monitoring of the IRA, bidding of public works projects, etc.
* To promote a spirituality of public service, integrity and
stewardship among public servants and citizens' groups alike. These
forms of social spirituality should counteract the persistent evils of
gambling, drug pushing, usury, destruction of our environment, and
corruption in public office.
* To bring together various concerned citizens' groups that are
working for good governance in order to encourage better collaboration
among them in the mobilization of the governed to check graft and
corruption and to work for better public services.
* To declare this year 2006 as a "Social Concerns Year" under the
auspices of the Immaculate Heart of Mary and the Sacred Heart of
Jesus. The Social Teachings of the Church, as summarized in the
recently printed Compendium of the Social Doctrine of the Church, may
be discussed, internalized, and acted upon in all our dioceses,
parishes and Catholic schools.
* To accompany our efforts with prayer and penance and a deep trust in
the transformative power of God's grace in the lives of individuals as
well as of societies. "Restore us to Thee, O Lord, that we may be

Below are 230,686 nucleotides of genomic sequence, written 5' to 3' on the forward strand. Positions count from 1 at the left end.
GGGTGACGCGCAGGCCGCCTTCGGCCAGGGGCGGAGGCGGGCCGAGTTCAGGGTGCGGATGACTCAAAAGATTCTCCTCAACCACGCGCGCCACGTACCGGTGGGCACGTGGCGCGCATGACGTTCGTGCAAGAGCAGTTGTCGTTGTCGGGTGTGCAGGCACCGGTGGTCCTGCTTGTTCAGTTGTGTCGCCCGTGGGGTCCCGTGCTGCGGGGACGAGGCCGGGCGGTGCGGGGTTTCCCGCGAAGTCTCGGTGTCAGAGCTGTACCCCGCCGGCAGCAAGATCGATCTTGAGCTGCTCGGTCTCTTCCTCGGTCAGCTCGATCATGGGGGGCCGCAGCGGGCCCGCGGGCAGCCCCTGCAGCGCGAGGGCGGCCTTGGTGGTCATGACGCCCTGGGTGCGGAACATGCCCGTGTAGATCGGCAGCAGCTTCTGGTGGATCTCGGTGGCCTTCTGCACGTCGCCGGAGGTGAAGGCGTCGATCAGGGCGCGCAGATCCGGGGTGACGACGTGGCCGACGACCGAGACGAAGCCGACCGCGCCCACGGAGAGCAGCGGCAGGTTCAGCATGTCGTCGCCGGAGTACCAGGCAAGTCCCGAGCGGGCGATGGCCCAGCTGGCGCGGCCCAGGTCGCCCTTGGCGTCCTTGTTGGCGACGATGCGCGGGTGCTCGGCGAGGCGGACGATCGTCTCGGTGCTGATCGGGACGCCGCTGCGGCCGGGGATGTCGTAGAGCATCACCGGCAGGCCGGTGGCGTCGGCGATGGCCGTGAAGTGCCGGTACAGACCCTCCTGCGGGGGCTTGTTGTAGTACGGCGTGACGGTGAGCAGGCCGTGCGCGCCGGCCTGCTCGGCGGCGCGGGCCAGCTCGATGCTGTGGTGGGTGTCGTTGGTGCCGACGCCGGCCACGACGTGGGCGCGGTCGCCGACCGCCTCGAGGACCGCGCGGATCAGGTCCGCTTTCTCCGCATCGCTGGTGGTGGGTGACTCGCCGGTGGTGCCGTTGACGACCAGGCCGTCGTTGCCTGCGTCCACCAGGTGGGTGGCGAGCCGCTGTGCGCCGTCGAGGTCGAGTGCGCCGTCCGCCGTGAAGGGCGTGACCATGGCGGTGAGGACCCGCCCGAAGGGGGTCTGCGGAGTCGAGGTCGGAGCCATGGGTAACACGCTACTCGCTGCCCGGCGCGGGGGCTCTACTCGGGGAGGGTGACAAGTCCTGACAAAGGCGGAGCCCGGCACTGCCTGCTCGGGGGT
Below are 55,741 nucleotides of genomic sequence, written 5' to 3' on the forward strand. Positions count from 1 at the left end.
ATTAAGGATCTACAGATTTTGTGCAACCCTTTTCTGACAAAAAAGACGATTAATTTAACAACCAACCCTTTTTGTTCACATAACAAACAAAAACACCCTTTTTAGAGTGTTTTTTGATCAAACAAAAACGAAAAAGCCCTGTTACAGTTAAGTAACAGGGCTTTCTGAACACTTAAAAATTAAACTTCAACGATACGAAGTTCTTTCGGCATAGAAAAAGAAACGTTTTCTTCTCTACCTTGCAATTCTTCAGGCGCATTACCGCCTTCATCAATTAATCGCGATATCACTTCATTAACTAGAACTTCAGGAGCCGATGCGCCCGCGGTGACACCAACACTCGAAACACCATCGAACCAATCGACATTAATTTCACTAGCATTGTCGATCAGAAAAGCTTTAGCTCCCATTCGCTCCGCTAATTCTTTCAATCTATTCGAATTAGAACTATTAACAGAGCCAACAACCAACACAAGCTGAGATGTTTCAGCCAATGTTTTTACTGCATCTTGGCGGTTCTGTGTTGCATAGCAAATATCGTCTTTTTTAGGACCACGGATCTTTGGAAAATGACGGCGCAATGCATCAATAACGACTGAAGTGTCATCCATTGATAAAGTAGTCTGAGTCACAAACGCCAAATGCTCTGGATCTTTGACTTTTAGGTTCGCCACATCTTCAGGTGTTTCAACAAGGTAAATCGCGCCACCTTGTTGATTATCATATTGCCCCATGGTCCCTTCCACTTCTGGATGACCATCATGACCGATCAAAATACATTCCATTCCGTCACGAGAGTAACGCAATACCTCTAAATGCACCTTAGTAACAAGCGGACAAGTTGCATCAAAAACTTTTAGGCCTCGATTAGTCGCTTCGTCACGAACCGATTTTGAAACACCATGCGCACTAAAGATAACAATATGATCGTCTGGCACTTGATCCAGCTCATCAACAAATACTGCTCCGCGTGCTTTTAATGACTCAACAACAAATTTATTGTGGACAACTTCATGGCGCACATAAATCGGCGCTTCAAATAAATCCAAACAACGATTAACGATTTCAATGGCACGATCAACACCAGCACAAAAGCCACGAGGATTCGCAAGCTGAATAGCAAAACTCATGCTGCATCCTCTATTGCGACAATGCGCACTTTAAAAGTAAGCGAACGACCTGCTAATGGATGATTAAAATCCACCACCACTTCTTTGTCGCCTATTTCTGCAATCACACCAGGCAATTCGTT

restored" (Lam 5:21).
11. In all we have been saying here, we, your Bishops, are seeking to
be faithful to the Lord's command of love, and his call to his
followers to care for all peoples, especially those whom he sees as
the "least of my brothers and sisters" (Mt. 25, 40). It is this Gospel
mandate we wish to see making a qualitative difference in our efforts
at healing and renewing our flawed political culture and corrupted
public life. In doing this, we show our solidarity with the poor who
suffer most from the present state of public life and politics.
12. May the love of God in Christ, poured out upon all of us in the
Holy Spirit, give us the courage and hope to renew our public life and
to build up a truly moral society. And may Mary become our guide and
model in this renewed pilgrimage towards Truth, Justice, Freedom and
Love - the pillars of genuine peace in our land.
For the Catholic Bishops' Conference of the Philippines
Angel N. Lagdameo, D.D.
Archbishop of Jaro
29 January 2006